Township on a narrow peninsula in the middle of Hokianga Harbour. At first it was a timber centre, and in the early 1800s a mill and shipyards were established. In 1826 there was an unsuccessful settlement organised by the New Zealand Company. Historic buildings include the last house of James Reddy Clendon, who was US consul at the Bay of Islands in the 1830s. He was a witness to the Treaty of Waitangi in 1840, a member of the first Legislative Council from 1841–44, and a magistrate from 1850. George McCall Smith, an archetypal backblocks doctor, developed Hokianga’s unique health service, centred on Rāwene Hospital which he headed from 1914 to 1948.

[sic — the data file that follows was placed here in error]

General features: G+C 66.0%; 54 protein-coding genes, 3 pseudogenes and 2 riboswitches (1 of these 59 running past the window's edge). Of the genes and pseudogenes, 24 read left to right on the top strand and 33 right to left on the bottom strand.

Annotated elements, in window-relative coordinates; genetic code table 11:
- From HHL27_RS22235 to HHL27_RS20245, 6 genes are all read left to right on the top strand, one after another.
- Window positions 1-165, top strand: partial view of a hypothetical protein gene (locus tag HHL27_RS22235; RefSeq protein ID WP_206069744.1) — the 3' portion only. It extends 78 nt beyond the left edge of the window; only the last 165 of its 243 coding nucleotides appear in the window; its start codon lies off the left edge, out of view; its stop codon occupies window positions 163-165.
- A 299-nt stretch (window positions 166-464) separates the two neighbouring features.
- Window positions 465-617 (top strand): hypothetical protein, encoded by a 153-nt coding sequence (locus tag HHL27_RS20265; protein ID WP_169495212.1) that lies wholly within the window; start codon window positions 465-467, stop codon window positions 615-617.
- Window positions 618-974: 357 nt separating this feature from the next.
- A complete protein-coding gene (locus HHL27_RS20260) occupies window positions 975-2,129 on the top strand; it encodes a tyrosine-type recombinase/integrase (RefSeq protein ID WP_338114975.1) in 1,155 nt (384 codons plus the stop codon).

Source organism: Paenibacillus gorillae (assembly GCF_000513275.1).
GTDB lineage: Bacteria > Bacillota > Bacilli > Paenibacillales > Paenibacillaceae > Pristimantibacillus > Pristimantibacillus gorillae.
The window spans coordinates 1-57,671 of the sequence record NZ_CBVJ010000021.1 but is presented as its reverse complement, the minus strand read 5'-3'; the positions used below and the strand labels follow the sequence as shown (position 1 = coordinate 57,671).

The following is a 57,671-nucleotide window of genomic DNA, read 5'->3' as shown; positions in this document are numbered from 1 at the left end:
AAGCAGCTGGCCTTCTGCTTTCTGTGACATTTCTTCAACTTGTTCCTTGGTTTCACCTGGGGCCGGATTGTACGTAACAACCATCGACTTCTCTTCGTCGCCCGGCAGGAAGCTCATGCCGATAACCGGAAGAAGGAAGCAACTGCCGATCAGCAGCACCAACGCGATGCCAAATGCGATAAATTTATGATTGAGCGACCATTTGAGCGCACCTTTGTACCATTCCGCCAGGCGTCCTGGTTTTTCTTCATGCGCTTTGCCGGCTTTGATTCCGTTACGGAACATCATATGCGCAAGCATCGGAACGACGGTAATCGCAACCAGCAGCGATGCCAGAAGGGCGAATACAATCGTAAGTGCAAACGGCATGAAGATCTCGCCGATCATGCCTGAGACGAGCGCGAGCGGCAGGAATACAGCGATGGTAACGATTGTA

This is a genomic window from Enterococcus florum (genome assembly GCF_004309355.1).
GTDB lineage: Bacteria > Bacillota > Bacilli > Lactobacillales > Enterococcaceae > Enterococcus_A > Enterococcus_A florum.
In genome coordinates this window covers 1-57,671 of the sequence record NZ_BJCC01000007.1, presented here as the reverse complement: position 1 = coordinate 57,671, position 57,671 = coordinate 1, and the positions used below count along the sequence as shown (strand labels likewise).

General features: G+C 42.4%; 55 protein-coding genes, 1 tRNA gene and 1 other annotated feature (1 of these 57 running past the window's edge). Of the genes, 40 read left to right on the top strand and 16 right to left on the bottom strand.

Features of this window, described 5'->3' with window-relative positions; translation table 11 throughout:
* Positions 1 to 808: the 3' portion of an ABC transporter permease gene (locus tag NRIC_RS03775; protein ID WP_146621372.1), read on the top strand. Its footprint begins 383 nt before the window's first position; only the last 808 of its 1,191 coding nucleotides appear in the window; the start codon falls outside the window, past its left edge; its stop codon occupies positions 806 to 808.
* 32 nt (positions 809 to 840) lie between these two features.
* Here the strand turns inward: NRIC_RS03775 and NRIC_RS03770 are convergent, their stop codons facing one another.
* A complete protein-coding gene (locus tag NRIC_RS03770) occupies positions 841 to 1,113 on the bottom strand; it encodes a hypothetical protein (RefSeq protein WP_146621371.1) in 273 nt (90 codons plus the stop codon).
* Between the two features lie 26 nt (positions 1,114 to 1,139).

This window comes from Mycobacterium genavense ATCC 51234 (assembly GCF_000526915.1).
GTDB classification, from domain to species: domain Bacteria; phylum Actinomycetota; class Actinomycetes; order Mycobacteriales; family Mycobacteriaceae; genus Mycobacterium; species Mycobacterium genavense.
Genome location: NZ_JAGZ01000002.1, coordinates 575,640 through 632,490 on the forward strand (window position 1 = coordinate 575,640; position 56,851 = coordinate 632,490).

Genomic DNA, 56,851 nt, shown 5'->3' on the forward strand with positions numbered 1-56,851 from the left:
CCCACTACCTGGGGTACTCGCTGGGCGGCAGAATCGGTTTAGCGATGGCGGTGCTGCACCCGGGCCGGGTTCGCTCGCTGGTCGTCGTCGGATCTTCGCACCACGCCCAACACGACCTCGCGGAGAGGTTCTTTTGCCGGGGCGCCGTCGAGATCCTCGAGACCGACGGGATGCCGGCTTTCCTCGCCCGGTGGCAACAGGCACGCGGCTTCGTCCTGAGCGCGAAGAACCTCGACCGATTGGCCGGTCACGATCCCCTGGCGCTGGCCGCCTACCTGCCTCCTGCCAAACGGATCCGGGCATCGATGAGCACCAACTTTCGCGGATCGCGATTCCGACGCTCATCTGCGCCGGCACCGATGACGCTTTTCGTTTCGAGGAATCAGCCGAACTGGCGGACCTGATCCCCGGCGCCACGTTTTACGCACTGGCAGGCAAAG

Meaning of place name
A story ascribed to Johannes C. Andersen tells of a dying chief who asked to be carried from his village to the top of the ridge so that he might, for the last time, watch the sun set. As the sun slipped below the horizon he murmered, 'Wene te ra', translated as The sun is dead (or dying).